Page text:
The Swiss government would end all COVID-19 entry restrictions, including testing and providing contact details, announced the government on Wednesday.
If approved, unvaccinated travelers would no longer need to preset a COVID-19 test on arrival, and vaccine certificates would not be necessary to enter the country or access indoor venues.
On Wednesday, Swiss Health Minister Alain Berset presented the 26 cantons with two alternative proposals, which were sent out for consultation until Feb. 9.
Plan A includes the relaxation of virtually all COVID restrictions starting Feb. 17, as the country has passed the peak of infections and the booster campaign is progressing.
COVID certificates, as well as masks, would no longer be required to enter pubs, restaurants, sporting events, or cultural activities.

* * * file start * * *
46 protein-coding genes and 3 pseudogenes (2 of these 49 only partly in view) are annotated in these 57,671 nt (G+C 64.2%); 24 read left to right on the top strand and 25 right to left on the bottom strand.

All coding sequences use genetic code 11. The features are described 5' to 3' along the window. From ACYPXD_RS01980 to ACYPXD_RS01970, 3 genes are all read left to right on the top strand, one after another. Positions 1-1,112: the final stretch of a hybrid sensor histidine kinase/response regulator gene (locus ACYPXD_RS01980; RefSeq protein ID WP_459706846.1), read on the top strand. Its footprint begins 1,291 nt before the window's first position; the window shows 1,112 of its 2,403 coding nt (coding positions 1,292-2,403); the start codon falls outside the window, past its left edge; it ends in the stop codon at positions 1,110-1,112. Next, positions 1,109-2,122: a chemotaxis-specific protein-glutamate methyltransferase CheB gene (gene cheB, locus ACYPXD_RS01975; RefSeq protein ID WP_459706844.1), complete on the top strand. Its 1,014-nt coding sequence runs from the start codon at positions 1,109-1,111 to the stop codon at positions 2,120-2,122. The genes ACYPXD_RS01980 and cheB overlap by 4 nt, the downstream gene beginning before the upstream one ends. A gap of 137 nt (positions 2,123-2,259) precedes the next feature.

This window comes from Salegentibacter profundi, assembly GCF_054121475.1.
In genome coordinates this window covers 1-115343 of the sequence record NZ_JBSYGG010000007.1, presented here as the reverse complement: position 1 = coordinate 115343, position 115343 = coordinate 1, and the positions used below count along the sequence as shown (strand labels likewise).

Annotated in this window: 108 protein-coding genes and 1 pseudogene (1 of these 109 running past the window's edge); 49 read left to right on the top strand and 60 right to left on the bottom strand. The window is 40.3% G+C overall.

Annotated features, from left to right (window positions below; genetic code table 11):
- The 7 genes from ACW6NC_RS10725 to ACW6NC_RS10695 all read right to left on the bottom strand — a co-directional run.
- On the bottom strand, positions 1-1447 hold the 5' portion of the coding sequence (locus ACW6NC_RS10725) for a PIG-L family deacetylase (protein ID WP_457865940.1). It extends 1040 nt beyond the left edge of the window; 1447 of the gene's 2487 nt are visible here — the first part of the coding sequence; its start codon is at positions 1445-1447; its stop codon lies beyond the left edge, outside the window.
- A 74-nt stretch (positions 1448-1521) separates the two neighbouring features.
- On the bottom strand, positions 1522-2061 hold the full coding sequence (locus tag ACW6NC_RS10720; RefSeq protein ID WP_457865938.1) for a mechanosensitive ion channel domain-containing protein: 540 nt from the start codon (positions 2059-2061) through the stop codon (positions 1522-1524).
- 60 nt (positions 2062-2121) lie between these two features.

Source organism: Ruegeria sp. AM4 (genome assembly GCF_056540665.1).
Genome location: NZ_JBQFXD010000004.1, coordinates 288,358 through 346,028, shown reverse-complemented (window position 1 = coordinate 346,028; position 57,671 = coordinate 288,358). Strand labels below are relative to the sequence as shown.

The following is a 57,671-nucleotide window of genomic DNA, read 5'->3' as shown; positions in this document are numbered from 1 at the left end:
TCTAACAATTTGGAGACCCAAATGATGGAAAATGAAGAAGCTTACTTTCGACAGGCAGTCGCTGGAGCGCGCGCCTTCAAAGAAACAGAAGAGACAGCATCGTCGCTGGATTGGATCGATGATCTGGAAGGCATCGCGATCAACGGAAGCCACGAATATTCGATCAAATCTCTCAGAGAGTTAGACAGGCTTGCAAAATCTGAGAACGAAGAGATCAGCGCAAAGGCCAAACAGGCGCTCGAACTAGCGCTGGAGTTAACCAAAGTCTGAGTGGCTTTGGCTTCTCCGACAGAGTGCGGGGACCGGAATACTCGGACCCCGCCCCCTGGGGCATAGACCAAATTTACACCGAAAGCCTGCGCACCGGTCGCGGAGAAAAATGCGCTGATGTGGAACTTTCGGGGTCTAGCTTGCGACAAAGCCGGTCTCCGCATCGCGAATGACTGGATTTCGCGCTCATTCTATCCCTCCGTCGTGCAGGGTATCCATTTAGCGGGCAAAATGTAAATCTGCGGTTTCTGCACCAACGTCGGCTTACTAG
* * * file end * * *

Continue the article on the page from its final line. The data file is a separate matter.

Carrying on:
Only the positive cases would be required to isolate.
With plan B, vaccine certificates or proof of recovery would be needed for nightclubs, choirs, swimming pools and indoor sporting or similar events. The mask rules would continue to apply.
“Today heralds the beginning of a new phase in the pandemic,” said Swiss President Ignazio Cassis when announcing the proposals.
“Today is a beautiful day. We see light on the horizon.”
Even if it is no longer needed whilst in Switzerland, the EU Digital COVID Certificate will be kept because it may be required for travel to other countries or access certain venues.
The government has also agreed to suspend mandatory work-from-home and quarantine regulations, which are supposed to be in place to prevent an overload of the health system.
“We are confident that the hospitals can cope with the situation despite the continuing high number of new infections,” said Interior Minister Alain Berset.
In comparison to previous Covid variants, the highly contagious Omicron strain is causing less severe cases, he added.